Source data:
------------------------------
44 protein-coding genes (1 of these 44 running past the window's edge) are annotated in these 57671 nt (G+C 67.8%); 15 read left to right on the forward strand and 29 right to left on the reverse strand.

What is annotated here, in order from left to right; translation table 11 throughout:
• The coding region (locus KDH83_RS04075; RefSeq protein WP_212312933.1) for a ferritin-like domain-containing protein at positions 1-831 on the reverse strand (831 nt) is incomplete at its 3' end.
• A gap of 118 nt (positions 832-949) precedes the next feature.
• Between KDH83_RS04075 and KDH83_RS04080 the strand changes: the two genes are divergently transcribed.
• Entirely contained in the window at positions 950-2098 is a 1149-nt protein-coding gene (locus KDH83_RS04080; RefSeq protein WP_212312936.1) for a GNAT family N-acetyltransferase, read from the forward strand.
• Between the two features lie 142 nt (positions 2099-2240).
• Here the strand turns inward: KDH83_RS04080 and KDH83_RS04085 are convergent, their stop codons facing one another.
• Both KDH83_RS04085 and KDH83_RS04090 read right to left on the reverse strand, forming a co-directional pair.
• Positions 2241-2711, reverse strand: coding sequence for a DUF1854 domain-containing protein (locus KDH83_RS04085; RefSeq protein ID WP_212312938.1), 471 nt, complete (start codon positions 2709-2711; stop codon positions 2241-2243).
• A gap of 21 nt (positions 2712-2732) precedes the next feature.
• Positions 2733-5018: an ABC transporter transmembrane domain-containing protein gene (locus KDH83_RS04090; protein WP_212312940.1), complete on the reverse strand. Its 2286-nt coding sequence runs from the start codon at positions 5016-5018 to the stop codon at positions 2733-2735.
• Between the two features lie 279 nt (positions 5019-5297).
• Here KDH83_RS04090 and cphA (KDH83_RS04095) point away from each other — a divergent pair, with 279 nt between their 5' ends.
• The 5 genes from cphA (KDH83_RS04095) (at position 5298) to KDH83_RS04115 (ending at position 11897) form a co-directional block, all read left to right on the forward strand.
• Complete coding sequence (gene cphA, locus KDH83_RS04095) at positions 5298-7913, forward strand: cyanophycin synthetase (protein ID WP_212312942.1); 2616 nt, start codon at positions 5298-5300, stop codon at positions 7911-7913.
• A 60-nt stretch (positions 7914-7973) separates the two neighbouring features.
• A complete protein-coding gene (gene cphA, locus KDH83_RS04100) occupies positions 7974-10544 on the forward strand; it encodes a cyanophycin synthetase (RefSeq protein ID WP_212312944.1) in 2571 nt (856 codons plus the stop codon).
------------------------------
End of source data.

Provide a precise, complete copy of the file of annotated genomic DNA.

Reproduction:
44 protein-coding genes (1 of these 44 running past the window's edge) are annotated in these 57671 nt (G+C 67.8%); 15 read left to right on the forward strand and 29 right to left on the reverse strand.

What is annotated here, in order from left to right; translation table 11 throughout:
• The coding region (locus KDH83_RS04075; RefSeq protein WP_212312933.1) for a ferritin-like domain-containing protein at positions 1-831 on the reverse strand (831 nt) is incomplete at its 3' end.
• A gap of 118 nt (positions 832-949) precedes the next feature.
• Between KDH83_RS04075 and KDH83_RS04080 the strand changes: the two genes are divergently transcribed.
• Entirely contained in the window at positions 950-2098 is a 1149-nt protein-coding gene (locus KDH83_RS04080; RefSeq protein WP_212312936.1) for a GNAT family N-acetyltransferase, read from the forward strand.
• Between the two features lie 142 nt (positions 2099-2240).
• Here the strand turns inward: KDH83_RS04080 and KDH83_RS04085 are convergent, their stop codons facing one another.
• Both KDH83_RS04085 and KDH83_RS04090 read right to left on the reverse strand, forming a co-directional pair.
• Positions 2241-2711, reverse strand: coding sequence for a DUF1854 domain-containing protein (locus KDH83_RS04085; RefSeq protein ID WP_212312938.1), 471 nt, complete (start codon positions 2709-2711; stop codon positions 2241-2243).
• A gap of 21 nt (positions 2712-2732) precedes the next feature.
• Positions 2733-5018: an ABC transporter transmembrane domain-containing protein gene (locus KDH83_RS04090; protein WP_212312940.1), complete on the reverse strand. Its 2286-nt coding sequence runs from the start codon at positions 5016-5018 to the stop codon at positions 2733-2735.
• Between the two features lie 279 nt (positions 5019-5297).
• Here KDH83_RS04090 and cphA (KDH83_RS04095) point away from each other — a divergent pair, with 279 nt between their 5' ends.
• The 5 genes from cphA (KDH83_RS04095) (at position 5298) to KDH83_RS04115 (ending at position 11897) form a co-directional block, all read left to right on the forward strand.
• Complete coding sequence (gene cphA, locus KDH83_RS04095) at positions 5298-7913, forward strand: cyanophycin synthetase (protein ID WP_212312942.1); 2616 nt, start codon at positions 5298-5300, stop codon at positions 7911-7913.
• A 60-nt stretch (positions 7914-7973) separates the two neighbouring features.
• A complete protein-coding gene (gene cphA, locus KDH83_RS04100) occupies positions 7974-10544 on the forward strand; it encodes a cyanophycin synthetase (RefSeq protein ID WP_212312944.1) in 2571 nt (856 codons plus the stop codon).